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Greek debt crisis: High stakes game of financial chicken

The European Union is pushing Greece into deep economic reforms as a way to end the Greek debt crisis and stabilize the weakening euro.

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Reassured markets?

EU leaders hoped the announcement of an "in principal" commitment to help Greece would reassure markets and buy time for German leaders to convince their constituents that a bailout for Greece is necessary. In early afternoon trading the euro fell to $1.348, close to a nine-month low.

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“The announcement by the heads of state [in February] was a powerful one,” said Thomas Klau of the European Council on Foreign Relations in Paris. “That Germany would change this and go back on its word is unthinkable in European politics."

“I think the strategy is not to let Greece off the hook too soon," Mr. Klau said. "The German prime minister and finance minister are ready for reform … but whether junior ministers are ready to embark on what will be a wrenching cultural change, it is not so sure.”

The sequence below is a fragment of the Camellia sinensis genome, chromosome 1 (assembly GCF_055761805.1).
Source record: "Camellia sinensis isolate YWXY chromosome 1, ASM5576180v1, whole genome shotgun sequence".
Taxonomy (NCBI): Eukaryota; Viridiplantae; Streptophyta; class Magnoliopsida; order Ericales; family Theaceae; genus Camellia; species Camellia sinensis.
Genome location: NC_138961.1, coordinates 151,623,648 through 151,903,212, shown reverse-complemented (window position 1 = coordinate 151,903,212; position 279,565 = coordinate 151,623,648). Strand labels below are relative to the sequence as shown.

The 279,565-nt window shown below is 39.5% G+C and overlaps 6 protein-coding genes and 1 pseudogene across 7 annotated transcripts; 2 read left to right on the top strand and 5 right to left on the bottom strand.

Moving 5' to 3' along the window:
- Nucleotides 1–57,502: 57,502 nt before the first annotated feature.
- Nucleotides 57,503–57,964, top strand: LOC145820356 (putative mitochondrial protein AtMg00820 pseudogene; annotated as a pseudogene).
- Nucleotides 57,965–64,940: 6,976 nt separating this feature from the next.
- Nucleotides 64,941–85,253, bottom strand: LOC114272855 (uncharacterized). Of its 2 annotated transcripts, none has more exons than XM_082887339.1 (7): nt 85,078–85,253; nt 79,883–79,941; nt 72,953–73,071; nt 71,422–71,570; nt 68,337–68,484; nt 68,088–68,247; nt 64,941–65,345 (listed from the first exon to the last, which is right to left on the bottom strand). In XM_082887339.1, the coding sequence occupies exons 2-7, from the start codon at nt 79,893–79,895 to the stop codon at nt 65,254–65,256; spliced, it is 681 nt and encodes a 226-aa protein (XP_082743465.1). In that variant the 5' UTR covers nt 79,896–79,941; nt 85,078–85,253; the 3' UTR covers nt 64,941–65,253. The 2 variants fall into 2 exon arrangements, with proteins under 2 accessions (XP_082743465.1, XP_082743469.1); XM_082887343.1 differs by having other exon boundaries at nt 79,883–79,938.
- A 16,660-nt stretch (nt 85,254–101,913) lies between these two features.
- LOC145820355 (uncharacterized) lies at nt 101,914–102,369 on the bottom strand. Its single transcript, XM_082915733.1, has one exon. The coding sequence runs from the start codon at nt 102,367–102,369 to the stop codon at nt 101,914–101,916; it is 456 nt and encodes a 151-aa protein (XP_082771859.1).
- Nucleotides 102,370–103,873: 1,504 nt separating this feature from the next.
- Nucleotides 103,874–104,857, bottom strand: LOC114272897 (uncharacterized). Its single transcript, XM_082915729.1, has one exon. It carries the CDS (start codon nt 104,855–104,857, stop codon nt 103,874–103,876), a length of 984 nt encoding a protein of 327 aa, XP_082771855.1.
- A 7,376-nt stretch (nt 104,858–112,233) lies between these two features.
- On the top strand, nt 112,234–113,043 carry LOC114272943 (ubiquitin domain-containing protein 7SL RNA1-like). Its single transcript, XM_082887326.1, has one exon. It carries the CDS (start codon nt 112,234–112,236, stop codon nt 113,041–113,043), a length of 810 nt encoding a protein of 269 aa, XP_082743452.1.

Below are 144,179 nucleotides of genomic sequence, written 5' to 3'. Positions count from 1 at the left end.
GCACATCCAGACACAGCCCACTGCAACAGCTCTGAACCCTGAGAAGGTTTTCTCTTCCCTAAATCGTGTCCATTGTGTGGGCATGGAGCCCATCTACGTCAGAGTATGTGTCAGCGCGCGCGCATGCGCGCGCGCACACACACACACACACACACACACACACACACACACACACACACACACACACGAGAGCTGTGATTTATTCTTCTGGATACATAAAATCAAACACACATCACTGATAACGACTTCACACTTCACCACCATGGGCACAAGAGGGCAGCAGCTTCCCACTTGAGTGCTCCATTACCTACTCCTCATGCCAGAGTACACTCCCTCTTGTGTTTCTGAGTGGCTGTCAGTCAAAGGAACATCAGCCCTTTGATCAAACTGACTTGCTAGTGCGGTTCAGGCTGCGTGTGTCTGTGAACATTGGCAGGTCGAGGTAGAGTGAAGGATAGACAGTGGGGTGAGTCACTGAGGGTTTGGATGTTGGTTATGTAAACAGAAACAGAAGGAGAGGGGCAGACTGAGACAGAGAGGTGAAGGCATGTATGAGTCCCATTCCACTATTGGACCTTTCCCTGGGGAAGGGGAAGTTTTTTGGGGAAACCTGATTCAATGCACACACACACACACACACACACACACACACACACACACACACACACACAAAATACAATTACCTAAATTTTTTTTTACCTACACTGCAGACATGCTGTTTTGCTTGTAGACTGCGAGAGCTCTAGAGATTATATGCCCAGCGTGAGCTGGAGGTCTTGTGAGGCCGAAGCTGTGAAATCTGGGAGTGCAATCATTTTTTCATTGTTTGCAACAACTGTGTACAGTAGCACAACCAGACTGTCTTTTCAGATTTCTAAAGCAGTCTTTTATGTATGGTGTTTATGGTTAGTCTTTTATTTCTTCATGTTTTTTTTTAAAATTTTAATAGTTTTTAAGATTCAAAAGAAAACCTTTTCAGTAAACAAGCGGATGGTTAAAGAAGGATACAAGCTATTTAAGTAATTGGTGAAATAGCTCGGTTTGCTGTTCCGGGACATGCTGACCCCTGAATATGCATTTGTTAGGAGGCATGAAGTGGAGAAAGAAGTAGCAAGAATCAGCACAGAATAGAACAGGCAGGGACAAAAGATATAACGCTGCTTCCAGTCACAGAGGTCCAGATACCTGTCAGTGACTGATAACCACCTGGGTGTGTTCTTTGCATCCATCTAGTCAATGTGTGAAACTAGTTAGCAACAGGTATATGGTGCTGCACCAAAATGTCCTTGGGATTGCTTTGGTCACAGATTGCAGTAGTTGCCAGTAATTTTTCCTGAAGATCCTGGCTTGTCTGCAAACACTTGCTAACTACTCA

Greek Prime Minister George Papandreou has come up with a plan to shave his budget deficit by freezing wages, raising the retirement age, curbing bonuses, and raising taxes. But whether he can cut four percent from the current 12.7 percent budget deficit -- currently four times the eurozone limit -- is questionable. The EU has set a March 16 deadline for Greece to show progress in cutting the deficit.

Merkel took a tough love line yesterday, telling German radio that, "we have a [European] treaty under which there is no possibility of paying to bailout states in difficulty."

Yet other members of the eurozone are expecting France and Germany to relent, perhaps once it is the euro, and not the Greek nation, that needs saving. The Wall Street Journal report said that state-owned banks in Germany and France might buy Greek bonds before the end of the week to stabilize markets.

David Deddouche, a currency specialist at the French bank Societe Generale, argues that he does not see the euro falling to parity with the dollar, as other analysts have predicted.

But he admits that the current unprecedented crisis will require concerted action to avoid a euro collapse: “Conceiving a zone with a common currency and independent political and fiscal sovereignties was revolutionary. Worse, there is not in Europe, for the moment, a clear plan of crisis management in public finances. This uncertainty is weighing hugely on the euro,” Mr. Deddouche said.


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